Tumor, Benign, Malignant….What Do They Mean?

By December 19, 2009 Understanding Cancer

When relatives do not want me to tell the patient that he has cancer, I use the words “tumor” or “malignant” or “bukol” or “cancerous” to describe to them what they have.

When patients hear the word tumor, it always sends shivers down their spine. A tumor is often associated with cancer but NOT ALL TUMORS ARE CANCER. However, most cancers manifest in the form a tumor.

A tumor simply means a new growth or growing mass in the body. A tumor is not always synonymous with cancer. It simply means that there is something growing in the patient’s body.

A tumor can be BENIGN or MALIGNANT. It means that a tumor can be a cancer or not. A benign tumor is never malignant and a malignant tumor is never benign while a malignant tumor is always cancer and a cancer is always malignant.

A benign tumor is similar to a malignant tumor in the sense that both are forming a mass which is growing in the patient’s body. However, a benign tumor remains in its original place where it started growing, it does not metastasize or migrate to other parts of the body, it does not invade or infiltrate other structures and is rarely life-threatening. A malignant tumor is the opposite of all these things.

A benign tumor is always managed by surgery but it often ends after that. After a benign tumor has been surgically removed, there is usually no follow-up treatment necessary while malignant tumors/cancer may require several modalities of treatment such as surgery, radiation therapy, chemotherapy, hormonal therapy and targeted therapy.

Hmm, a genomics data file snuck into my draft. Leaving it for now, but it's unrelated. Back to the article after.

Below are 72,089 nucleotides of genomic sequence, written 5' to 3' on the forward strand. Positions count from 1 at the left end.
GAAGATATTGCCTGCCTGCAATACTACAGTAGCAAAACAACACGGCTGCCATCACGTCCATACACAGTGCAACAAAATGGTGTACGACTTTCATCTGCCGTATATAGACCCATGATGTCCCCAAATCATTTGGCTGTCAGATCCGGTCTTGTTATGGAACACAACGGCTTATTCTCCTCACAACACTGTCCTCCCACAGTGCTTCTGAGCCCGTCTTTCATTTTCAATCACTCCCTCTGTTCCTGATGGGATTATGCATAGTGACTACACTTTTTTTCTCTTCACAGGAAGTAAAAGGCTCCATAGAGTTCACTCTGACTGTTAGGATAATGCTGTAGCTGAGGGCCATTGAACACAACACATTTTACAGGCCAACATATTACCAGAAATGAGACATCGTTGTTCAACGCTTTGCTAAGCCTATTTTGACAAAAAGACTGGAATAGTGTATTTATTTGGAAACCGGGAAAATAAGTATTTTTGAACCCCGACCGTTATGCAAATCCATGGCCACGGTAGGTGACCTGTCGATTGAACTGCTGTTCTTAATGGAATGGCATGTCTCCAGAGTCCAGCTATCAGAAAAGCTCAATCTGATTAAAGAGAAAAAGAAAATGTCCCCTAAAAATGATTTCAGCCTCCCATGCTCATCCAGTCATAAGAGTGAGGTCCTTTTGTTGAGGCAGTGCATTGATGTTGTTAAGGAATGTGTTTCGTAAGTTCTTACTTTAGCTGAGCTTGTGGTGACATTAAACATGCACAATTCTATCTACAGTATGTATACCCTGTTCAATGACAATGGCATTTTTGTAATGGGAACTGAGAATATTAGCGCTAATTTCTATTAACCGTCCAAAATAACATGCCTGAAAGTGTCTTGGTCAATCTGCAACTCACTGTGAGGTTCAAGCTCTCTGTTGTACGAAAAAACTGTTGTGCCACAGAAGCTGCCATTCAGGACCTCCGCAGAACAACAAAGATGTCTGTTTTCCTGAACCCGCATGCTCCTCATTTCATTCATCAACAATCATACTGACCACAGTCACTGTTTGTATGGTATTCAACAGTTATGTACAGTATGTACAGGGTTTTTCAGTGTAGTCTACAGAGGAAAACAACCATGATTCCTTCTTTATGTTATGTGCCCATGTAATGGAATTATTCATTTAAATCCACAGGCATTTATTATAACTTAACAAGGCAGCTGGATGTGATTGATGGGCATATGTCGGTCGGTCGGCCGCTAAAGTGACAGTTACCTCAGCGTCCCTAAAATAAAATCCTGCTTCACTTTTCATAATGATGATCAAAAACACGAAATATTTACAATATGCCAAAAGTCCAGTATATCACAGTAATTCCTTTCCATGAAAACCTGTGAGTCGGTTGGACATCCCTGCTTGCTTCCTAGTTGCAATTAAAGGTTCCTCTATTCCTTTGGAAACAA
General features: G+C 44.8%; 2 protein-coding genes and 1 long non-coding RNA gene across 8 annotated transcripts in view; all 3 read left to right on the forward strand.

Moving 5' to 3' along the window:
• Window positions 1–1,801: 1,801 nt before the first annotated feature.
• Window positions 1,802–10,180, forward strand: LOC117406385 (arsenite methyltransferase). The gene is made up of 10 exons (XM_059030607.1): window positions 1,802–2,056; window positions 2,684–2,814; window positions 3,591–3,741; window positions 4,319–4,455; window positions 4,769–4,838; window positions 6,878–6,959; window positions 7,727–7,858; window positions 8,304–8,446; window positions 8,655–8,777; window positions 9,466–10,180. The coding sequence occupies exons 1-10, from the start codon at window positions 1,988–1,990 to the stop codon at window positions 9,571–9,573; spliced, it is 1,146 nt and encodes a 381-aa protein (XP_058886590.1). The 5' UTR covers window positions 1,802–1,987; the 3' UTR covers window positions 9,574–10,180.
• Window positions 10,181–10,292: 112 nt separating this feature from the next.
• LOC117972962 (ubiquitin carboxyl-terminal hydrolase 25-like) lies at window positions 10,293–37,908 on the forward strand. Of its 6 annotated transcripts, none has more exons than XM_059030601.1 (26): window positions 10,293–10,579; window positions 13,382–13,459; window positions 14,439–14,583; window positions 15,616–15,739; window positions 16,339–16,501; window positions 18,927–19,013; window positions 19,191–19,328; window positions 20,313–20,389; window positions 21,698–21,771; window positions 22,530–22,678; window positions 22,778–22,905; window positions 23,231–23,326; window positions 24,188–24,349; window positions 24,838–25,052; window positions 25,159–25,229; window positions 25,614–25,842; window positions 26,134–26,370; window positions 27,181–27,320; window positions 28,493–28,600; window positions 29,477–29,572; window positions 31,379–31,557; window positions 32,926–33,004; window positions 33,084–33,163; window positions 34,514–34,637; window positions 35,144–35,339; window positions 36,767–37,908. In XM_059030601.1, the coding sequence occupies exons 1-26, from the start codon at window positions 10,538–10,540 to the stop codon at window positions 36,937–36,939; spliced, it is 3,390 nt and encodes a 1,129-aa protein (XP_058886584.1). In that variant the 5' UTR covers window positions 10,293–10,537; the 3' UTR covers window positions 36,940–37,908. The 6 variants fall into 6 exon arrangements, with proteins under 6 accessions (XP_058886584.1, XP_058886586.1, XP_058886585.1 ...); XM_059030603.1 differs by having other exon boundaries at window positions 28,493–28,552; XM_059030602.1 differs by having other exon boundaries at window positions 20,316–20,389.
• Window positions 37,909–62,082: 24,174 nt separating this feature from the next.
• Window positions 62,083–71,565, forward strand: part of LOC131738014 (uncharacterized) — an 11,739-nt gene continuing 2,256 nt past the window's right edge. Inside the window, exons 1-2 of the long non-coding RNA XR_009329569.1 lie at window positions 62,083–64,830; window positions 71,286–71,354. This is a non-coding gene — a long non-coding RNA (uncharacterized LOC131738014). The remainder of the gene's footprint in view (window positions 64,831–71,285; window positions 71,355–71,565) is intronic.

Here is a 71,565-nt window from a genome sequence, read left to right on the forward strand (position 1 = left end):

A benign tumor is not cancer but a malignant tumor is. Benign is not a term that we use to describe cancer. Instead, we use malignant.

Can a benign tumor transform to cancer or become cancer at a later time? It can but not very often.

Cancerous is a term which is in-between. It is a term that is resorted to by doctors who do not have the courage to tell the truth or patients who have not yet quite accepted what they have. Cancerous is when a tumor has gone beyond benign but not yet definitely cancer. It has a greater tendency to evolve into cancer and has to be monitored very aggressively.

Denky Dela Rosa

About Denky Dela Rosa

I am a Doctor of Medicine. My specialty is Internal Medicine (Doctor for adults) with subspecialty in Medical Oncology (Cancer). I am also a Certified Holistic Health Coach graduating from the Institute of Integrative Nutrition, New York City

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